6. Adverb 1 – a word that tells you more about the verb, i.e. adds to the verb
This is the simplest method to spot an adverb but does not quite capture every situation.
Adverb - Added to the verbal by lying
If a word ends in LY, it is most likely an adverb (although not all words that end in LY are adverbs, and some adverbs don’t end in LY – for instance, elderly and lonely are adjectives; fast and very can be adverbs).
If a word answers How? When? Where? How often? or What way? – then it is quite likely to be an adverb.
They added to the verbal (adverb) abuse by lying (ly) to the police.
The police had to work harder to find out who really lied by asking:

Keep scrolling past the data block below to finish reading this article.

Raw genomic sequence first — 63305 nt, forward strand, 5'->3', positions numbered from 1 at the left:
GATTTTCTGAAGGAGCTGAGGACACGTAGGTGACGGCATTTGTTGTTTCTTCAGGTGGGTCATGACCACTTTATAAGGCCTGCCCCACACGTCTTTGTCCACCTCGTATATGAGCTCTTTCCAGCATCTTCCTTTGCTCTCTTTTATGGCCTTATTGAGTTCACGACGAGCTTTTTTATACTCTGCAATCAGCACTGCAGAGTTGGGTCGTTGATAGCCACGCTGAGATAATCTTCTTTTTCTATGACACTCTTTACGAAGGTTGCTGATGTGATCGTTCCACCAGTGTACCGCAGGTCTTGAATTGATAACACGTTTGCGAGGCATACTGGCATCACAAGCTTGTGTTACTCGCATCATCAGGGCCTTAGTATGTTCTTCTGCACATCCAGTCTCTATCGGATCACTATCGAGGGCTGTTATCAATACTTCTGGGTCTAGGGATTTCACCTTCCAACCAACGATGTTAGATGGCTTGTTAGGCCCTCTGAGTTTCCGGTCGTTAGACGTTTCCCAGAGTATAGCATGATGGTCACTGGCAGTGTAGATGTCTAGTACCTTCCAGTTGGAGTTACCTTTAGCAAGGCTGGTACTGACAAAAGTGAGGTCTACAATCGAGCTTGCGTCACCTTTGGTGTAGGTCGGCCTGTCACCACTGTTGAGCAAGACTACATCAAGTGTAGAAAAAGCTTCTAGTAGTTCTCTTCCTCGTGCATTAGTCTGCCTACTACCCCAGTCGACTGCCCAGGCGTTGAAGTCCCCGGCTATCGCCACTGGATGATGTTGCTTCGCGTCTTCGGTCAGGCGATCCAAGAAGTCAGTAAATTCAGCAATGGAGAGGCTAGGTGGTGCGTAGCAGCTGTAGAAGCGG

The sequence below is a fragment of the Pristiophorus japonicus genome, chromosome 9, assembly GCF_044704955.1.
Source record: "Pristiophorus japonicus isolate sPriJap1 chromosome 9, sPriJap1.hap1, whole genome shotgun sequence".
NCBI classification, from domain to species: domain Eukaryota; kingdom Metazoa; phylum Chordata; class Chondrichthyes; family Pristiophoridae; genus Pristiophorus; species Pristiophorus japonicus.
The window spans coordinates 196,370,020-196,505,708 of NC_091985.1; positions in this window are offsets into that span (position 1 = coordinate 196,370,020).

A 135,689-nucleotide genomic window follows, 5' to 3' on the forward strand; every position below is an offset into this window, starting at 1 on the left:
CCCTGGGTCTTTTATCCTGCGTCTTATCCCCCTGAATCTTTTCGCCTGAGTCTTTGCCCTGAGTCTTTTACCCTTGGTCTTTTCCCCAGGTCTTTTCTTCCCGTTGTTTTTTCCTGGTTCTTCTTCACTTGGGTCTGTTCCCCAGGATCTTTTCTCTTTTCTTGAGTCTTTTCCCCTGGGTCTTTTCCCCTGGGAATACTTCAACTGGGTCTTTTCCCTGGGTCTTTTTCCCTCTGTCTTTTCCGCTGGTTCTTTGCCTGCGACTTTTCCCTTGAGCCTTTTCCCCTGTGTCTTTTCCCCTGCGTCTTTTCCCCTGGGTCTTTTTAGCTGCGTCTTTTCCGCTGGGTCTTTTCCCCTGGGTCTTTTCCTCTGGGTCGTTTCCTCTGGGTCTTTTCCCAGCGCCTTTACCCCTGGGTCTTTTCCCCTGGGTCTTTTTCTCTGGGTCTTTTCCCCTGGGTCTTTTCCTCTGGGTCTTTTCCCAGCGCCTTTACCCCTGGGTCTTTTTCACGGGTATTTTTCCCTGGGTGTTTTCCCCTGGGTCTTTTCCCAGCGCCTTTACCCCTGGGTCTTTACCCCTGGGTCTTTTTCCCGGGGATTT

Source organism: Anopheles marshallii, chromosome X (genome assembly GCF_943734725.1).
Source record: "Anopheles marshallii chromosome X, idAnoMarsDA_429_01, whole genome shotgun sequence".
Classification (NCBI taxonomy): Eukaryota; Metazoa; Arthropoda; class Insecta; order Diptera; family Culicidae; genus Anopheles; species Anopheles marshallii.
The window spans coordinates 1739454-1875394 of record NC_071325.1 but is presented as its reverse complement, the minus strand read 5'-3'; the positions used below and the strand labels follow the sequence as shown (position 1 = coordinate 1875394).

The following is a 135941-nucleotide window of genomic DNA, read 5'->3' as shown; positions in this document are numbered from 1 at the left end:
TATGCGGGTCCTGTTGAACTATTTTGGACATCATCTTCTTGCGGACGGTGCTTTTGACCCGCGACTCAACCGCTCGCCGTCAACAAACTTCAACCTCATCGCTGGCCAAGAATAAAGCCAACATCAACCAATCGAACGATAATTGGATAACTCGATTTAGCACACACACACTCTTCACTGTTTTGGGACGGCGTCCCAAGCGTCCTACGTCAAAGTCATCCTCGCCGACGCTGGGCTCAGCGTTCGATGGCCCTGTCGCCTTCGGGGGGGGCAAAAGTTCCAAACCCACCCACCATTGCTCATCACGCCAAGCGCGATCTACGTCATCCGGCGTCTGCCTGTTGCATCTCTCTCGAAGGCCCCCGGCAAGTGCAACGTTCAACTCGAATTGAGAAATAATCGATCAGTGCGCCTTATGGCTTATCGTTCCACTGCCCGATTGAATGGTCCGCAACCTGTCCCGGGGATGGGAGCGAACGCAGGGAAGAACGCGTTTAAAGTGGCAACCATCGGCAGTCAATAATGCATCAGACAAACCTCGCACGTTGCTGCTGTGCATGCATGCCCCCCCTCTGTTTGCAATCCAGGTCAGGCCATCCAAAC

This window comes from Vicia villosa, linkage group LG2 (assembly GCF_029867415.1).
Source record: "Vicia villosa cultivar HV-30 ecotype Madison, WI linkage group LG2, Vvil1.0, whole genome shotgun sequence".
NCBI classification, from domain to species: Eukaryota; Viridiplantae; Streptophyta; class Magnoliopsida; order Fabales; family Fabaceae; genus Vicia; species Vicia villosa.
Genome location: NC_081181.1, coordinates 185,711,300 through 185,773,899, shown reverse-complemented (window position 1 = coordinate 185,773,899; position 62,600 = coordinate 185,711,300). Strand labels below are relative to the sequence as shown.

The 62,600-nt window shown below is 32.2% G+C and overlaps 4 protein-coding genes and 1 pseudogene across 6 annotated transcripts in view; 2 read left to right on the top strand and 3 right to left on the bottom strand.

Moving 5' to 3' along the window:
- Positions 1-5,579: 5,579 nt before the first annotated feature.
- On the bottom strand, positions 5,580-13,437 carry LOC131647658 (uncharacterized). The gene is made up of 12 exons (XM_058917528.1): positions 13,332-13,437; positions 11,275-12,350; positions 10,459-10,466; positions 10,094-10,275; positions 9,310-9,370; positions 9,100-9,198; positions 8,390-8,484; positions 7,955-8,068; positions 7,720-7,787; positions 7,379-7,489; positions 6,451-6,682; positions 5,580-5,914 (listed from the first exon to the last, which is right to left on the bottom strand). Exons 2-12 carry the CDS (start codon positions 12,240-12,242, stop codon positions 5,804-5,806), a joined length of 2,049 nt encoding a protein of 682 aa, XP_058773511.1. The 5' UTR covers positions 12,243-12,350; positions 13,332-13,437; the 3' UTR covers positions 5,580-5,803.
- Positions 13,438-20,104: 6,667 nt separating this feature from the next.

How did they lie?
Where did the lie take place?
When did they lie?
Why did they lie?
How much did the lie cost you?
How often did they lie?
Adverbs answer How? When? Where? How often? What way?
Please Note: Although friendly, lovely, timely and masterly end in 'ly', they are not adverbs but adjectives, because they have no distinct adverb form. There are no usable words like friendlily, lovelily, timelily or masterlily.
Happy - Adjective
Happily - Adverb
Note: Please note that in your writing, you should avoid using 'ly': it's lazy. You should try an improved, more precise verb or adjective. As the great author Steven King said, "The road to hell is paved with adverbs." Mark Twain said: "Adverbs are the tool of the lazy writer."
For example, lazy is :
"The boy quickly ran home after school."
A better version would be:
"The boy sprinted home after school."
Below is a list of some adverbs:
And there are thousands more!